Drilling through more than 8,000ft of rock at a test-drilling site in Lancashire

Drilling through more than 8,000ft of rock at a test-drilling site in Lancashire. It is no exaggeration to state that shale gas could transform the prospects for the entire British economy

Cuadrilla, an independent British company formed in 2007 whose backers include the former BP chairman Lord Browne, was awarded gas-exploration rights to a rectangular 750-square-mile licence area, running east from Fleetwood on Morecambe Bay to the Forest of Bowland, and down to a line near Southport.

According to Peter Turner, Cuadrilla’s geologist, this one shale ‘sub-basin’ contains about 200 trillion cubic feet of gas.

Even if only ten per cent turns out to be commercially recoverable this would still be enough to meet Britain’s gas supply needs for around 15 years. In time it may be enough to offset the rapid decline in gas from the North Sea, and to remove any need for imports.

Cuadrilla’s forecast, based on analysis at two test sites and results from earlier ‘dry’ holes made by firms which were looking for conventional oil and gas, is scientific and credible, says Nigel Smith of the British Geological Survey. But it is also only the beginning.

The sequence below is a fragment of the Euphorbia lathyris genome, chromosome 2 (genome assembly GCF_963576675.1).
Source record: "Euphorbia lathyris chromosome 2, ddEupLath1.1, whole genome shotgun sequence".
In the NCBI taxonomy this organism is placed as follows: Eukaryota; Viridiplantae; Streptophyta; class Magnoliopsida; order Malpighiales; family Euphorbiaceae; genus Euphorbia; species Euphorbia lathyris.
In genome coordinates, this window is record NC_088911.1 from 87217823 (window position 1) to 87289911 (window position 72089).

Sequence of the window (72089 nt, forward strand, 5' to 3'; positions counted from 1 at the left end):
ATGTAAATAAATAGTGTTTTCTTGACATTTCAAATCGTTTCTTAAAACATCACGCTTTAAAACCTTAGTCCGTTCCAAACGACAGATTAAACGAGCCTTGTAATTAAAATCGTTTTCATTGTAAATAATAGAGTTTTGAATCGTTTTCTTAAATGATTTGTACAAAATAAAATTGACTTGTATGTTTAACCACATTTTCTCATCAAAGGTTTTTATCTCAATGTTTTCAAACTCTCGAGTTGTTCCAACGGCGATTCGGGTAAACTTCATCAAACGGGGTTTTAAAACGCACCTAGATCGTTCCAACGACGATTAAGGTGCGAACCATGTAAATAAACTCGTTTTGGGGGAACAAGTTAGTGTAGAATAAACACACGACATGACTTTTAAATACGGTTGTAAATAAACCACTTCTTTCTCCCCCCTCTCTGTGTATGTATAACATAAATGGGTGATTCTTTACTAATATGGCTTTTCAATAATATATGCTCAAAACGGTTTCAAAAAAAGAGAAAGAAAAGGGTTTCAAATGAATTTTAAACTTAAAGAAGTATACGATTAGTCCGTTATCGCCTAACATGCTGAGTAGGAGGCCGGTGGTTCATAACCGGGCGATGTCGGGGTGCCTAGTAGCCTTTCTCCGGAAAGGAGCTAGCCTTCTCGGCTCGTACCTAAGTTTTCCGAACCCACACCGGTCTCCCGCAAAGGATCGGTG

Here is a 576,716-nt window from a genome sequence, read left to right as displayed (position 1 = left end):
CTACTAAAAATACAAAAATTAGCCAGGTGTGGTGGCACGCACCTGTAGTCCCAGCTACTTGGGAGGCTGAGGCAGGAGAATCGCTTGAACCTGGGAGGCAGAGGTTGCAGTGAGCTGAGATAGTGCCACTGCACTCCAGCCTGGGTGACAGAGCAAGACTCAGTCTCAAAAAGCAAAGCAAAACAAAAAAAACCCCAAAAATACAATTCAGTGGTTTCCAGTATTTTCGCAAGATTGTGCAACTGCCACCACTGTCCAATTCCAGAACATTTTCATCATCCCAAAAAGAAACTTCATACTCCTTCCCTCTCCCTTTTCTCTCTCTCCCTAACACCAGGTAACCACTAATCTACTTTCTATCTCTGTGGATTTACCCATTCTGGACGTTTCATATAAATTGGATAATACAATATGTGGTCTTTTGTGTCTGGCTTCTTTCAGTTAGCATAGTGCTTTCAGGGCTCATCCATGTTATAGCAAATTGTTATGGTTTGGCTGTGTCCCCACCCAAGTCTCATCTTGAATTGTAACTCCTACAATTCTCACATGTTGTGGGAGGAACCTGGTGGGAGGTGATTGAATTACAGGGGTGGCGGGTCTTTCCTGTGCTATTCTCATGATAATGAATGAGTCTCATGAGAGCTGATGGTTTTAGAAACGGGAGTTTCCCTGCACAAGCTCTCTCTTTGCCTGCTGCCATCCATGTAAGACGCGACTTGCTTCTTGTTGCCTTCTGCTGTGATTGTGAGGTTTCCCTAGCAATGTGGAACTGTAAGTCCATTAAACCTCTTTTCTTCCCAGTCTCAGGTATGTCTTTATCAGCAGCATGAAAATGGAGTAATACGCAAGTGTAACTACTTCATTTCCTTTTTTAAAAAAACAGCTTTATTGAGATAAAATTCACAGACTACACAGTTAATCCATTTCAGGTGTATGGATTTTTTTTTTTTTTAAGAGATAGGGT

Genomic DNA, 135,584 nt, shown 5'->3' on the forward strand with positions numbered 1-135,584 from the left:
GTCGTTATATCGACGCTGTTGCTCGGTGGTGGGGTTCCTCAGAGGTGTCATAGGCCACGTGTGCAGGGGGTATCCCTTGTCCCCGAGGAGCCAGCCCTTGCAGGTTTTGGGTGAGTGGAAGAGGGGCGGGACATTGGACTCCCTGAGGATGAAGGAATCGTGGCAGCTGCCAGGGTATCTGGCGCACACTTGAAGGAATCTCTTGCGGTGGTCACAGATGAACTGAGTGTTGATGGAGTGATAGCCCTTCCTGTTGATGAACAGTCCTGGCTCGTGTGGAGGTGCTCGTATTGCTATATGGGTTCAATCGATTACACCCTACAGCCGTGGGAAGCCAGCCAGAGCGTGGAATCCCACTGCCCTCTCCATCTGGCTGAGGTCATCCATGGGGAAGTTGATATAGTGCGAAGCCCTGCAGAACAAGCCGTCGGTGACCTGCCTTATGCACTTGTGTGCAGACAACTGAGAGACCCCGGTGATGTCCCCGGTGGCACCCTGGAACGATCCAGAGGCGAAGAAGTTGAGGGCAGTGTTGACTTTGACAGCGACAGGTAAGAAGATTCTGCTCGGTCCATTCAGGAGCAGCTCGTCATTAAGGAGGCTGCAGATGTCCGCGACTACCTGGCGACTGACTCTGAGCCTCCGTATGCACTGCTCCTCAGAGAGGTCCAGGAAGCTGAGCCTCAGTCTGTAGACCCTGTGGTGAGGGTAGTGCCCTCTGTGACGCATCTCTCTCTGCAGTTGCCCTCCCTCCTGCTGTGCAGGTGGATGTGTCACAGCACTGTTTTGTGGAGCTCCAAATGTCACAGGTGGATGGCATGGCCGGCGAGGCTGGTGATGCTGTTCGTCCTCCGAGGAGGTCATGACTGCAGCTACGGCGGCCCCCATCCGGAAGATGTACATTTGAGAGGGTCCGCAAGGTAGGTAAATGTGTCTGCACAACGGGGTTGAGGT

‘The Lancashire licence area is just one part of a shale formation of a similar type that stretches across the Pennines to Lincolnshire, north through to Yorkshire, then up to Teesside and Northumbria. It’s also found in the Scottish Midlands valley,’ says Smith.

Still more lies beneath South Wales, near Bristol, and in Somerset.

‘There’s a huge amount more, at least four times as much, offshore,’ he adds.

It is no exaggeration to state that shale gas could transform the prospects for the entire British economy – turning the country into a major energy exporter for many decades, reducing costs to consumers, and attracting new industry through abundant cheap power.

‘We don’t want any subsidies. This is a sustainable business’, says Vaughan.

Shale gas production could create thousands of jobs directly, and provide many billions in tax revenue – as it is already doing in Texas, Pennsylvania and several other states in America.